Inam ul Rehman | Greater Kashmir | April 5, 2007
Jashn-e-Azadi: We the slaves |
On 15th August Indian army unfurls the tricolour at historic Lal-chowk to celebrate their Independence Day and on this occasion only two things are visible on the streets of Srinagar: Indian army and stray dogs, this is the most telling scene of Jashne-e-Azadi directed by Sanjay Kak. Jashne-e-Azadi made by the son of the soil Sanjay Kak left me numb. Here is film which mocks at the India’s sham democracy in Kashmir without sermonise or patronising anyone. There is no linear narration. And he has defined Azadi not by himself but by the concerned people. It can range from metaphysical fight to revenge. He has brilliantly assembled collage of scenes and let people speak themselves. And in between-you blink and you miss the scene: has first time ever highlighted that the death toll of Kashmir Pandits killed is 200 only. Then, the symbolism, metaphors and similes used by the director are very telling. The documentary moves to and fro again and again. And in the prevailing confusion one thing that is unanimous throughout the film despite chaos and confusion people lounge for Azadi.
It may jar the pristine filmmakers but this is not made for them. One can find thousand faults with the film and it may be criticised for not ‘balancing’ but does TRUTH need to be balanced. Yes there is no mention of Kunanposh Pora gang-rapes by the army. Yes he is silent of Gawkadal and Bijbehra massacres and other such details. But let us give him a benefit of doubt. Because Sanjay talks of those actions where media (read Hindu media) was involved yet nothing came to limelight. He deserves more than bouquets and patting on the back.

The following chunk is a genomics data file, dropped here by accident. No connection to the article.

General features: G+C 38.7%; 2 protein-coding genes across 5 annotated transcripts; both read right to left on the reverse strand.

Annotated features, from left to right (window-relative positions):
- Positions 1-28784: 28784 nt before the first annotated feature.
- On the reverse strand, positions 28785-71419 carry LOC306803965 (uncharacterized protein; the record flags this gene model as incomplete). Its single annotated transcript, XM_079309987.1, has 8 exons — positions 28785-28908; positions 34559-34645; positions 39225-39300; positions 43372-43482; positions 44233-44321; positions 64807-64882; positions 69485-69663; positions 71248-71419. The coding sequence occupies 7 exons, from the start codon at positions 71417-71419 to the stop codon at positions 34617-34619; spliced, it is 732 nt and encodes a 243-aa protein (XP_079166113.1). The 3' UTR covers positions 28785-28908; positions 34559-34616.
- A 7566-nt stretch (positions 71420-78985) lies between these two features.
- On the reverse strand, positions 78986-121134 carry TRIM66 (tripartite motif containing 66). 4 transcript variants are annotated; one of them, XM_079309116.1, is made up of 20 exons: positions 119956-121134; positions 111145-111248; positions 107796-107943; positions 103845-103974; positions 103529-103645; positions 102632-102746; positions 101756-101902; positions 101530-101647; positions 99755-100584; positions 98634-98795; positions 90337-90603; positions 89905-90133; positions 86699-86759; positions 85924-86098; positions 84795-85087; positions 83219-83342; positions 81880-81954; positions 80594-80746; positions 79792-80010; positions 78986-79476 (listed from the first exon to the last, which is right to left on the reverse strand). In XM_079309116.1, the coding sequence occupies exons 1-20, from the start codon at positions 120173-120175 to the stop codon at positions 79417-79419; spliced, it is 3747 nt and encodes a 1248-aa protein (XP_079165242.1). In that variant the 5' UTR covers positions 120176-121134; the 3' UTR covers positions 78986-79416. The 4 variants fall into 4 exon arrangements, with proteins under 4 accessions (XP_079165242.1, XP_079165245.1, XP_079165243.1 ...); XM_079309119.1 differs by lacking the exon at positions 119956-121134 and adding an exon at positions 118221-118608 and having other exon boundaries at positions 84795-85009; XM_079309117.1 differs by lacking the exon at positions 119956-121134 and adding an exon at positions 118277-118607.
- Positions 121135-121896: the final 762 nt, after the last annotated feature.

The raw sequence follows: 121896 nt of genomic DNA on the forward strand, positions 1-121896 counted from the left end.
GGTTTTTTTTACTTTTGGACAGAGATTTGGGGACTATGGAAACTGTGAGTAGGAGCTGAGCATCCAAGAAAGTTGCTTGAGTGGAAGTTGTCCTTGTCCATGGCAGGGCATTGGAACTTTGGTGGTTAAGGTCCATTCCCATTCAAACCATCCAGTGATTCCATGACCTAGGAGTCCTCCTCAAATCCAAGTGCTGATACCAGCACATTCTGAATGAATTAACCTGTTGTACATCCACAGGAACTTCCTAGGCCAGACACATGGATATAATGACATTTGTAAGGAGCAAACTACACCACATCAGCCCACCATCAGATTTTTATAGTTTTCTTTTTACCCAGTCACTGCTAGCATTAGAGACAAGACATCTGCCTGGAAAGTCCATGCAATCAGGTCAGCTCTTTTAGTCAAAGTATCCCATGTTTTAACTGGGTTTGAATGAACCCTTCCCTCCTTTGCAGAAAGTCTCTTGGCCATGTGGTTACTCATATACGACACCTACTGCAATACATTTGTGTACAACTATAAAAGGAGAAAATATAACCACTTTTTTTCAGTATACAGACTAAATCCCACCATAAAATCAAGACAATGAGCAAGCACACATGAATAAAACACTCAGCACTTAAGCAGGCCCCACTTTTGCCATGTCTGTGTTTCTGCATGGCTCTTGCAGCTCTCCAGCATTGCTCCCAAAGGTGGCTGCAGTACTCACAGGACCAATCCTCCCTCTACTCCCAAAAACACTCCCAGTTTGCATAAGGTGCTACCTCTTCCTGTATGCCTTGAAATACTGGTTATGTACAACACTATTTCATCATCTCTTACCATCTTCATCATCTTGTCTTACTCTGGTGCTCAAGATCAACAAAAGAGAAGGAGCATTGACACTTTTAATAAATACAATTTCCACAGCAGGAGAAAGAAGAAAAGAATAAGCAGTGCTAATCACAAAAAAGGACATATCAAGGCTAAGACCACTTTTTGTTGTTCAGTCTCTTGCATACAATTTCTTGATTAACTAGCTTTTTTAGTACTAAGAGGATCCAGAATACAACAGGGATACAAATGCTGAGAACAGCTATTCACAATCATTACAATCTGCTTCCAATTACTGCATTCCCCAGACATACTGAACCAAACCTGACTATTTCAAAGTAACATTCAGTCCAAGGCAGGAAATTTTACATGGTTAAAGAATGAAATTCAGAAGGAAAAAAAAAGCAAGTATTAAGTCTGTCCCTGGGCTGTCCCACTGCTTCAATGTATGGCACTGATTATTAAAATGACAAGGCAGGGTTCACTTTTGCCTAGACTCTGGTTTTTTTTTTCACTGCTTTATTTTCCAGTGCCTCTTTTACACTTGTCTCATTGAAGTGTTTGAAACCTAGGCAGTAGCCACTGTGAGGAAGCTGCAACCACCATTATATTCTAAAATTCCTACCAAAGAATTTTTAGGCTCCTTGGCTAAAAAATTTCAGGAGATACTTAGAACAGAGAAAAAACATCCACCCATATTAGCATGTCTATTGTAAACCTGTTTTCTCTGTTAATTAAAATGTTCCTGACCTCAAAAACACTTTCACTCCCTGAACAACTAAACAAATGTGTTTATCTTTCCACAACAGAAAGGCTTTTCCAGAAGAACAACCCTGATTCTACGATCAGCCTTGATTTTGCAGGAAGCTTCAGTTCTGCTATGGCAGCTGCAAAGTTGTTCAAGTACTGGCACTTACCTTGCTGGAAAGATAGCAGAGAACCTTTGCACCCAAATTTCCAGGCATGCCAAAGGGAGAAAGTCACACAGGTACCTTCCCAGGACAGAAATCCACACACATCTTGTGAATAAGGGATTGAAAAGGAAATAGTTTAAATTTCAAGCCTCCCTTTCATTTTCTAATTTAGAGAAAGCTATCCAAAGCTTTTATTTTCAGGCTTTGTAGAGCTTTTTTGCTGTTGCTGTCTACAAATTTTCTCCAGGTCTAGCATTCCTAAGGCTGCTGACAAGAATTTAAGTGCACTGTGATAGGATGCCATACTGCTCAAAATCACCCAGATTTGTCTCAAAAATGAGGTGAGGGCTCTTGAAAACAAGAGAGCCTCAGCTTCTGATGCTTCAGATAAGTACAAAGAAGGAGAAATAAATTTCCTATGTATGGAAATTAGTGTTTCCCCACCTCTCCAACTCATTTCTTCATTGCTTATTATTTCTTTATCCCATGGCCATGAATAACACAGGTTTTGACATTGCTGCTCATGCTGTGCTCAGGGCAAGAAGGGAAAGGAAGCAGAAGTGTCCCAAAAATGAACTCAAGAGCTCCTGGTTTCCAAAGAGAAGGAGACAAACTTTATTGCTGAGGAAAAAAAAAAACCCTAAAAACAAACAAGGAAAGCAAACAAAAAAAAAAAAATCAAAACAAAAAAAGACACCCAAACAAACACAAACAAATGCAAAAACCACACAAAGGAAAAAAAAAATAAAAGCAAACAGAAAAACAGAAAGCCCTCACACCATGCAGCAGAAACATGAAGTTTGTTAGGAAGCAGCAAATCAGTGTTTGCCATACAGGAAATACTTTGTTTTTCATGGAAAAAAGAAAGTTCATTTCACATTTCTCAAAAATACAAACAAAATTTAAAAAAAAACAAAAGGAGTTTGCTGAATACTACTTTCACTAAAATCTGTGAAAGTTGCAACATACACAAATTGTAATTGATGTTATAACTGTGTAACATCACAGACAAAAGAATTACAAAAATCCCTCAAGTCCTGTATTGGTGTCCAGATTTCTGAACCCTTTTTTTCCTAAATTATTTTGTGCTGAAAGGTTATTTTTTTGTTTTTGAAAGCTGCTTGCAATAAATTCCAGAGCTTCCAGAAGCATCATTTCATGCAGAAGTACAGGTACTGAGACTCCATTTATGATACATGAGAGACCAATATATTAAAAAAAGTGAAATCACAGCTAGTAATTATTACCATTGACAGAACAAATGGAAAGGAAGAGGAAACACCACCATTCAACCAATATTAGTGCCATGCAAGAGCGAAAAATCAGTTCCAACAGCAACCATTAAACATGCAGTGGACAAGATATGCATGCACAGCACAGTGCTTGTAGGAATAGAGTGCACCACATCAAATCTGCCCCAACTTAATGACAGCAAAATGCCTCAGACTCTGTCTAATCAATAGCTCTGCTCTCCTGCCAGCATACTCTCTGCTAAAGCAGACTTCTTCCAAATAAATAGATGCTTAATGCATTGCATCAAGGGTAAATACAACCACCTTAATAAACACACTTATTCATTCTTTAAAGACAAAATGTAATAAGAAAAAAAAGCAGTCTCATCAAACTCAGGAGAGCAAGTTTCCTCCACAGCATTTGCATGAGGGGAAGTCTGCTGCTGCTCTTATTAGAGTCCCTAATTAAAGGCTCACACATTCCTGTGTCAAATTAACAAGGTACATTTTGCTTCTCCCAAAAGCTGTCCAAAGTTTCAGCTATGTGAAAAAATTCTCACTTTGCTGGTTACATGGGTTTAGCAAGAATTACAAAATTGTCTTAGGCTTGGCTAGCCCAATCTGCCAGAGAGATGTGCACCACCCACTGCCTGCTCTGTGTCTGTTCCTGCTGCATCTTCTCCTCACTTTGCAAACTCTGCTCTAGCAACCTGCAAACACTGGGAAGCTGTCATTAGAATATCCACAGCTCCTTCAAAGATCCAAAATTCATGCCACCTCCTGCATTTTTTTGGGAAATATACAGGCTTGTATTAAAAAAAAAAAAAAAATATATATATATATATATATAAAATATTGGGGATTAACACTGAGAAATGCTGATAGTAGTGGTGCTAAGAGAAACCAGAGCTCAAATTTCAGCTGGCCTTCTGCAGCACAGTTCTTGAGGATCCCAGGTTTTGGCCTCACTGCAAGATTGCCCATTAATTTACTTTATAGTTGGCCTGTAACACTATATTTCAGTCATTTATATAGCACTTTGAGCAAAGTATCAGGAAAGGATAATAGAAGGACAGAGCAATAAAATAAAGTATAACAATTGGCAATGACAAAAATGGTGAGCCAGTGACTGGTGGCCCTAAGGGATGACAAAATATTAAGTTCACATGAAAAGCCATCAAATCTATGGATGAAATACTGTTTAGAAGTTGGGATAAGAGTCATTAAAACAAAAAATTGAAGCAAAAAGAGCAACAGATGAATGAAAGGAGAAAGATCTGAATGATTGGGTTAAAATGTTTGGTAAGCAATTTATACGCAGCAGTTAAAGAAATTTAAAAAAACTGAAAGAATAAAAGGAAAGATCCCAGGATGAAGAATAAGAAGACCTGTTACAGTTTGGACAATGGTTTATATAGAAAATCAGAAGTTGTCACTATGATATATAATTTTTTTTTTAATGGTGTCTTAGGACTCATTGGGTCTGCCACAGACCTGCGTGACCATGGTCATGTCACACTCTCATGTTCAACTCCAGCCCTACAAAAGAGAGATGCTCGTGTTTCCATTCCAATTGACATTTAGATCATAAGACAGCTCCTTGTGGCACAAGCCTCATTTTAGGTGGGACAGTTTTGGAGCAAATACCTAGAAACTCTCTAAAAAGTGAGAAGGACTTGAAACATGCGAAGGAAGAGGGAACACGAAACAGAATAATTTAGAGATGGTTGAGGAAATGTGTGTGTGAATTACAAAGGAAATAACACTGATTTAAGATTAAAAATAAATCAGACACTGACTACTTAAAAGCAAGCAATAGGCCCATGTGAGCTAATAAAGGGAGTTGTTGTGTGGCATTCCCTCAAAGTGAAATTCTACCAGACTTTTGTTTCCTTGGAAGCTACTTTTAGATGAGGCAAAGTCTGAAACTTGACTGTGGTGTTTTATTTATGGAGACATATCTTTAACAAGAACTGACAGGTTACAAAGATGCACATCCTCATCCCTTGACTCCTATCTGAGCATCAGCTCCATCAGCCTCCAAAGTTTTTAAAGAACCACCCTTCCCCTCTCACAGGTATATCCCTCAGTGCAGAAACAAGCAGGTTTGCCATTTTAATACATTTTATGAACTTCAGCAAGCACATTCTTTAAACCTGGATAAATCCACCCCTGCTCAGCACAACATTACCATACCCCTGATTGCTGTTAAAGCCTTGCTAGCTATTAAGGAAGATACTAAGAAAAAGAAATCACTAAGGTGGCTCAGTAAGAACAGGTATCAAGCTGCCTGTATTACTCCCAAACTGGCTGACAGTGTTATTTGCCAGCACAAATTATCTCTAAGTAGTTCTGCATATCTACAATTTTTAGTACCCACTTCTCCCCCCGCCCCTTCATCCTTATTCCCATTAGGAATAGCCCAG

He has also shown that intellectualism is not only about writing articles, delivering lectures, attending world conferences but visual intellectualism can be most telling—without sermonising, without boring and without catering to few intelligentsia classes; visual intellectualism is today the most potent weapon to defeat the forces of evil.
I am the one who is guilty of relishing Indian movies, enjoying songs, loving its actors when the same country has sent my one hundred thousand brethrens in graves. Jashne-e-Azadi reminds of Paul Valery who in ‘History and Politics’ writes: history is the most dangerous product evolved from the chemistry of the intellect. Its properties are well known. It causes dreams; it intoxicates whole people; gives false memories; quickens their reflexes; keeps their old wounds open; torments them in their repose; leads them into delusions, either of grandeur or persecution; and makes nations bitter, arrogant, insufferable and vain.
We have the knack of dismissing brilliant works; “we already know it”! There is nothing which we haven’t seen, nothing which we haven’t gone through, nothing which we haven’t experienced but there is everything which we have forgotten. It’s a film which must be watched by every Kashmiri. I cannot express the gratitude, but to say, I salute you Sanjay Kak for deifying odds. Your film reminded me slavery, the sacrifices, the sufferings of mothers and sisters! Prune it a little and sent it to every nook and corner of the Kashmir so that we can once again reinvigorate our sapping spirits. And yes it must be talked and circulated to other parts of India as well.